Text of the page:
- Outlet Anciennes collections, fin de séries, articles commandés en trop grande quantité, … découvrez notre sélection de produits à petits prix Profitez-en !
- Concours d'écriture "Les Plumes Francophones" : tentez de gagner 3 000 euros en publiant votre livre. En savoir plus .
- Rentrée scolaire : trouvez tous vos livres, cartables, cahiers, chaussures, et bien plus encore... dans notre boutique dédiée
- Publiez votre livre : sur Kindle Direct Publishing En format papier ou ebook c'est simple et rapide et vous pourrez toucher des millions de lecteurs en quelques clics ici !
- Plus de 10 000 ebooks indés à moins de 3 euros à télécharger en moins de 60 secondes .
- Gratuit : téléchargez l'application Amazon pour iPhone, iPad, Android ou Windows Phone ou découvrez la nouvelle application Amazon pour Tablette Android !
Bartòk: Violin Concertos
- Choisissez parmi 17 000 points de collecte en France
- Les membres du programme Amazon Premium bénéficient de livraison gratuites illimitées
- Trouvez votre point de collecte et ajoutez-le à votre carnet d’adresses
- Sélectionnez cette adresse lors de votre commande
Offres spéciales et liens associés
Produits fréquemment achetés ensemble
Les clients ayant acheté cet article ont également acheté
Détails sur le produit
Descriptions du produit
Description du produit
Le deuxième concerto pour violon de Bartók (1937-38) fait à tel point partie de ses oeuvres les plus célèbres - du fait de son extrême aboutissement - qu'il a quasiment éclipsé son aîné de trente ans ! Redécouvert bien après la mort du compositeur, ce dernier avait pourtant une histoire... Fidèle à ses habitudes, Isabelle Faust est remontée aux multiples sources musicales de ce premier concerto "tout droit venu du coeur"... puisque l'idylle nouée par Bartók avec une jeune violoniste était au coeur de son processus créatif.
Isabelle Faust ist seit ihrer Einspielung der Sonaten und Rhapsodien auch als Bartók-Interpretin erste Wahl. Mit den beiden Violinkonzerten unterstreicht sie diesen Status nachdrücklich; Faust besitzt neben einer über alle Zweifel erhabenen, in ihrer Klasse freilich selbstverständlichen Technik einen fabelhaften Sinn für den fragilen, träumerischen Lyrismus wie für die Ruppigkeit dieser Partituren. Und bietet außerdem die wissenschaftlich wohl am besten abgesicherte Interpretation, entscheidet sich im 2. Konzert für den ursprünglich von Bartók vorgesehenen Finalschluss ohne Soloinstrument, der sehr selten zu hören, aber viel beeindruckender ist als das vom Uraufführungsvirtuosen erzwungene Zugeständnis...Grandios! (concerti.de)
Es sind nicht nur die geigerischen Einzelheiten, sondern auch Fausts Kommunikation mit dem Orchester, die den Hörer anspringen. Genauigkeit und Spielfreude, die Kunst des Filigranen und die Lust am Kantigen werden hier mustergültig eingefangen. (NDR Kultur)
Commentaires en ligne
Meilleurs commentaires des clients
Dans la notice qu'elle a elle-même rédigée, Isabelle Faust rappelle que pour son premier disque comme soliste elle avait gravé pour Harmonia Mundi deux Sonates de Bartók dans la collection « Début » (complété ensuite par la sonate n°2 et les Rhapsodies)Béla Bartok : Sonates pour violon seul sonates pour violon & piano. Elle nous apprend qu'elle a travaillé lorsqu'elle avait onze ans la Sonate pour violon solo avec le violoniste hongrois Dénes Szigmondy, qui avait connu personnellement Bartók. En outre, elle écrit que l'enregistrement de la création du Second concerto par Zoltan Szekely, son commanditaire, et l'orchestre du Concertgebouw d'Amsterdam dirigé par Willem Mengelberg (1938) l'a beaucoup aidée dans sa recherche d'une forme d'authenticité de l'interprétation.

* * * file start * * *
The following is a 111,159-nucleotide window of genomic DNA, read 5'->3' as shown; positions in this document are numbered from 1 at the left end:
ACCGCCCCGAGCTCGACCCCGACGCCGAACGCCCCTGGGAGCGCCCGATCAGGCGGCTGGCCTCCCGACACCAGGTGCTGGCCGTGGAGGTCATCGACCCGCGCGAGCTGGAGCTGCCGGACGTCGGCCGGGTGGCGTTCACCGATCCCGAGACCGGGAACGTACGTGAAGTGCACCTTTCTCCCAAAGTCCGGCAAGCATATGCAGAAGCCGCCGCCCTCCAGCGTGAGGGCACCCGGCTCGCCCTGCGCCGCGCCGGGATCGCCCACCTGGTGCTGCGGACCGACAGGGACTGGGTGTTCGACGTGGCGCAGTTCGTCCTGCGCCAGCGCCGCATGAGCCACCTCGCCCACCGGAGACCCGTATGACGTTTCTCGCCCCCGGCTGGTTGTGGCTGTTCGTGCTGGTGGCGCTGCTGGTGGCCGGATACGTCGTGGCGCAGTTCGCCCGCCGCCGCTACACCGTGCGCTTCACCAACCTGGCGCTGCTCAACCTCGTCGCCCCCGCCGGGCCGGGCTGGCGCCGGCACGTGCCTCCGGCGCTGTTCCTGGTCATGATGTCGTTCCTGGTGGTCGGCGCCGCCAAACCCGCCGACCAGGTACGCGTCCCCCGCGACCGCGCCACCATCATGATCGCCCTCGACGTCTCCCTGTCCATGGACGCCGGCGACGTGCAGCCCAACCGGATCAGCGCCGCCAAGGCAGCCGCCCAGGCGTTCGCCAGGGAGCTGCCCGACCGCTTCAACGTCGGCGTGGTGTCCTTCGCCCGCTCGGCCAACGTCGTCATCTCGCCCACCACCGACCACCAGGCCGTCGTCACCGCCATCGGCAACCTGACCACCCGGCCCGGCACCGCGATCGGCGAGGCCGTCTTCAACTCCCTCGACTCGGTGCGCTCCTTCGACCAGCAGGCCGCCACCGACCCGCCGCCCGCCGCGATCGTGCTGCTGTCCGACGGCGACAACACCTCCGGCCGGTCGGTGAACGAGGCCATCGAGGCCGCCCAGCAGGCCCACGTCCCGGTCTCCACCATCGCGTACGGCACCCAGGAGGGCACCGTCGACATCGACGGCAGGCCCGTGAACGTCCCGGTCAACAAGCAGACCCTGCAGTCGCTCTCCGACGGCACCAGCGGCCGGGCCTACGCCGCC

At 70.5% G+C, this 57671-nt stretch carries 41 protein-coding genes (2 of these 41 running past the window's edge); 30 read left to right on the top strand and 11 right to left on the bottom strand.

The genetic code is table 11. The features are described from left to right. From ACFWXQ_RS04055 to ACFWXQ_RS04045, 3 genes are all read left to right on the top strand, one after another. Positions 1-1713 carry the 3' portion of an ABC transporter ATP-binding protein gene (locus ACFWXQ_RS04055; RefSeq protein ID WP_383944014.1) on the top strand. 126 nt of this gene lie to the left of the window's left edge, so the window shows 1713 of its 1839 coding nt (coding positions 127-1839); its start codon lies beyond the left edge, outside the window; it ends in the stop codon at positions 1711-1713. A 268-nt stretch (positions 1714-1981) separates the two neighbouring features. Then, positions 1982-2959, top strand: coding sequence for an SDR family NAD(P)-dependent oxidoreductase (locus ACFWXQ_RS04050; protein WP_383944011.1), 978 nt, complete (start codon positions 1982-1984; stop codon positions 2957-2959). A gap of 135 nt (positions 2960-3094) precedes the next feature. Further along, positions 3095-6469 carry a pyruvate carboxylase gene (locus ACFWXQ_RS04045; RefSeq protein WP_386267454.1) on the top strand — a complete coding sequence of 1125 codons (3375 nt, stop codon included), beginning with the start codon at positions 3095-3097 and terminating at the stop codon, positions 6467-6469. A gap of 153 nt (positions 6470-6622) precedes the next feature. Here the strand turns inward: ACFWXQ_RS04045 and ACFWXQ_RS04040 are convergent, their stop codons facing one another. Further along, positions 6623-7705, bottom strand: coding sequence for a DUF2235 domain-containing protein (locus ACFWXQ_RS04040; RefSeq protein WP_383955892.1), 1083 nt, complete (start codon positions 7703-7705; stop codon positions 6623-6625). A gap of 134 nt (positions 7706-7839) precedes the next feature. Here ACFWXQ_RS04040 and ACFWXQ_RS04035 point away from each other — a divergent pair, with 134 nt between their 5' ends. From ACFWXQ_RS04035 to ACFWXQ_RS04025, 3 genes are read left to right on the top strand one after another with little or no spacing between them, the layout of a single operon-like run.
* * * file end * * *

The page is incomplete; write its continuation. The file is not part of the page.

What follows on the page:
Comme on la comprend : Szekely/ Mengelberg, qu'on republie ces jours-ci chez DeccaThe Concertgebouw Recordings, avec un violoniste idéal, à la fois magicien et conteur, reste le mètre étalon de l'interprétation de cette musique.Lire la suite ›
Commentaires client les plus utiles sur Amazon.com (beta)
Faust prepared carefully for these recordings with much research, the findings of which are detailed in her five page essay which accompanies the disc. She has clearly made some significant discoveries; for instance, on consulting the first performance solo part of the first concerto she found some annotations in the composer's own hand, which don't seem to have come to light before. In one of these reference is made quite specifically to the first few notes of the second movement, which Bartók wrote are to be played 'without vibrato'.
The first concerto is less often recorded than the second, but Faust makes as convincing case as possible for it to be brought back into the mainstream repertoire, both in her writing and in her playing. The work is a love-letter to the violinist Stefi Geyer, and the first notes were sketched during their holiday together in the summer of 1907. Geyer declined to perform it however, breaking off their relationship soon after it was finished. Bartók noted in a letter that for him, composition involved the whole self, exhibiting 'more exactly than a biography...the driving passions of a life'. All emotions were admitted, '...grief, rage, vengeance, twisted irony, sarcasm.' Faust here captures both the beauty which the composer idealised, but also the flip-side; the capriciousness and the cool indifference. More lyrical than the second concerto, and written before Bartók had fully absorbed the spikiness and occasional grotesquery of the various folk elements which were later to so engage him, this is a work of brief, svelte enchantment.
Faust has much competition in terms of the second concerto, with particularly strong recordings from Patricia Kopatchinskaja Bartók Eötvös Ligeti, Kyung-Wha Chung Violin Concerto 2 / Rhapsodies 1 & 2 and Isaac Stern Stern plays Tchaikovsky, Bartok amongst many others. In a concerto in which it is tempting to fly to the alternate extremes of either pianissimo or outright frenzy, Faust finds a sort of repose from which she can expose the many colours in this at times contorted and convoluted work. The 'Sleeping Beauty' Stradivarius of 1704 is capable in her hands of producing breathtakingly beautiful legato passages which seem to defy any sense of bow strokes being made at all. On the other hand, when the music spins into a vortex at the climax of the last movement, the full power and majesty of the instrument is unleashed. It's fittingly echoed by the brass in the rarely heard original ending, with a sound which Faust herself describes as like 'the roaring of elephants'. Daniel Harding and the Swedish Radio Symphony Orchestra take the centre-stage here, in a glorious culmination to a wonderful performance all round.